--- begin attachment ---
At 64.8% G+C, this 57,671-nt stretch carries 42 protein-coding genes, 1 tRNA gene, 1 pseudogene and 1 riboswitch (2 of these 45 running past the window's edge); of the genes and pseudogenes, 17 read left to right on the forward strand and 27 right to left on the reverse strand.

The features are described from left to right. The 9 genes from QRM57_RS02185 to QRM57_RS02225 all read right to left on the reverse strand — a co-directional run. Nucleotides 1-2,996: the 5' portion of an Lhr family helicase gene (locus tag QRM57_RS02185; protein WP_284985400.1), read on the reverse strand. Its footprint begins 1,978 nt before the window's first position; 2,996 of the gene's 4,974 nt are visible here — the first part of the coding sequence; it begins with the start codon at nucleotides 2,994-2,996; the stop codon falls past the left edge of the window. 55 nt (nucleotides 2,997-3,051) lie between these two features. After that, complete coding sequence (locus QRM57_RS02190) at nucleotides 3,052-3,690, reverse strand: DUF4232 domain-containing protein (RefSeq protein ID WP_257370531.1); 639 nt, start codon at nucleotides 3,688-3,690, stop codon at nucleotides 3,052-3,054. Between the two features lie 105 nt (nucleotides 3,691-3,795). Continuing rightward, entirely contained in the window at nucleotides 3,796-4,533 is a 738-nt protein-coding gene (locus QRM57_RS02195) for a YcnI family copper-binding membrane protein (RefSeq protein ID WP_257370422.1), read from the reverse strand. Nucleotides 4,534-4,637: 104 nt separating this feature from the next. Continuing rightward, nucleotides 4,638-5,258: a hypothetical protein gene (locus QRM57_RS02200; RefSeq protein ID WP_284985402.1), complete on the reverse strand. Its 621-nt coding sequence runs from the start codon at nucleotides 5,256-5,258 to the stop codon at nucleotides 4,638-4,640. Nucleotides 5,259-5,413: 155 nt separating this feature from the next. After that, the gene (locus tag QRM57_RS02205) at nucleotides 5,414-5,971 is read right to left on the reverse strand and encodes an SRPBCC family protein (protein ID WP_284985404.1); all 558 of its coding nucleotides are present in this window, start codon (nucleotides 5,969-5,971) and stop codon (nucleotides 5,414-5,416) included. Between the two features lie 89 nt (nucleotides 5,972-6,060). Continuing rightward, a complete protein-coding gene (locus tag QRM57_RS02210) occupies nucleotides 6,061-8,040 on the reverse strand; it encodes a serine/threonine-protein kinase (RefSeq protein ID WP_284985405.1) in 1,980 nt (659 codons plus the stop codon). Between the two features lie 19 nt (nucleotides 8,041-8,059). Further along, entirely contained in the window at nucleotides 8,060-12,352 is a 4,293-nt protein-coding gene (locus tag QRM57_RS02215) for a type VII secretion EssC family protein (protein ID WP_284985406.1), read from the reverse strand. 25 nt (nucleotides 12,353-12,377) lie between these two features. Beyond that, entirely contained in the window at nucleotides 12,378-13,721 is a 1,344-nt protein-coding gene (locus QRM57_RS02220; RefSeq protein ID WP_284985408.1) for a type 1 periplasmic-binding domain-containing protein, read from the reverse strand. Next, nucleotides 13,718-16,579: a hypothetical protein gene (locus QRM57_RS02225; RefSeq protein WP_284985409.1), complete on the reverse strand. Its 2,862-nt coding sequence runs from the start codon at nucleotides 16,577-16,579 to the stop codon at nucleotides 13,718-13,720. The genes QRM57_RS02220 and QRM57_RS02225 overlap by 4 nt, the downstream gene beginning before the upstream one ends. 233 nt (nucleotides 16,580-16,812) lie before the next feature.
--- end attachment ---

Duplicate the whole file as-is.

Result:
At 64.8% G+C, this 57,671-nt stretch carries 42 protein-coding genes, 1 tRNA gene, 1 pseudogene and 1 riboswitch (2 of these 45 running past the window's edge); of the genes and pseudogenes, 17 read left to right on the forward strand and 27 right to left on the reverse strand.

The features are described from left to right. The 9 genes from QRM57_RS02185 to QRM57_RS02225 all read right to left on the reverse strand — a co-directional run. Nucleotides 1-2,996: the 5' portion of an Lhr family helicase gene (locus tag QRM57_RS02185; protein WP_284985400.1), read on the reverse strand. Its footprint begins 1,978 nt before the window's first position; 2,996 of the gene's 4,974 nt are visible here — the first part of the coding sequence; it begins with the start codon at nucleotides 2,994-2,996; the stop codon falls past the left edge of the window. 55 nt (nucleotides 2,997-3,051) lie between these two features. After that, complete coding sequence (locus QRM57_RS02190) at nucleotides 3,052-3,690, reverse strand: DUF4232 domain-containing protein (RefSeq protein ID WP_257370531.1); 639 nt, start codon at nucleotides 3,688-3,690, stop codon at nucleotides 3,052-3,054. Between the two features lie 105 nt (nucleotides 3,691-3,795). Continuing rightward, entirely contained in the window at nucleotides 3,796-4,533 is a 738-nt protein-coding gene (locus QRM57_RS02195) for a YcnI family copper-binding membrane protein (RefSeq protein ID WP_257370422.1), read from the reverse strand. Nucleotides 4,534-4,637: 104 nt separating this feature from the next. Continuing rightward, nucleotides 4,638-5,258: a hypothetical protein gene (locus QRM57_RS02200; RefSeq protein ID WP_284985402.1), complete on the reverse strand. Its 621-nt coding sequence runs from the start codon at nucleotides 5,256-5,258 to the stop codon at nucleotides 4,638-4,640. Nucleotides 5,259-5,413: 155 nt separating this feature from the next. After that, the gene (locus tag QRM57_RS02205) at nucleotides 5,414-5,971 is read right to left on the reverse strand and encodes an SRPBCC family protein (protein ID WP_284985404.1); all 558 of its coding nucleotides are present in this window, start codon (nucleotides 5,969-5,971) and stop codon (nucleotides 5,414-5,416) included. Between the two features lie 89 nt (nucleotides 5,972-6,060). Continuing rightward, a complete protein-coding gene (locus tag QRM57_RS02210) occupies nucleotides 6,061-8,040 on the reverse strand; it encodes a serine/threonine-protein kinase (RefSeq protein ID WP_284985405.1) in 1,980 nt (659 codons plus the stop codon). Between the two features lie 19 nt (nucleotides 8,041-8,059). Further along, entirely contained in the window at nucleotides 8,060-12,352 is a 4,293-nt protein-coding gene (locus tag QRM57_RS02215) for a type VII secretion EssC family protein (protein ID WP_284985406.1), read from the reverse strand. 25 nt (nucleotides 12,353-12,377) lie between these two features. Beyond that, entirely contained in the window at nucleotides 12,378-13,721 is a 1,344-nt protein-coding gene (locus QRM57_RS02220; RefSeq protein ID WP_284985408.1) for a type 1 periplasmic-binding domain-containing protein, read from the reverse strand. Next, nucleotides 13,718-16,579: a hypothetical protein gene (locus QRM57_RS02225; RefSeq protein WP_284985409.1), complete on the reverse strand. Its 2,862-nt coding sequence runs from the start codon at nucleotides 16,577-16,579 to the stop codon at nucleotides 13,718-13,720. The genes QRM57_RS02220 and QRM57_RS02225 overlap by 4 nt, the downstream gene beginning before the upstream one ends. 233 nt (nucleotides 16,580-16,812) lie before the next feature.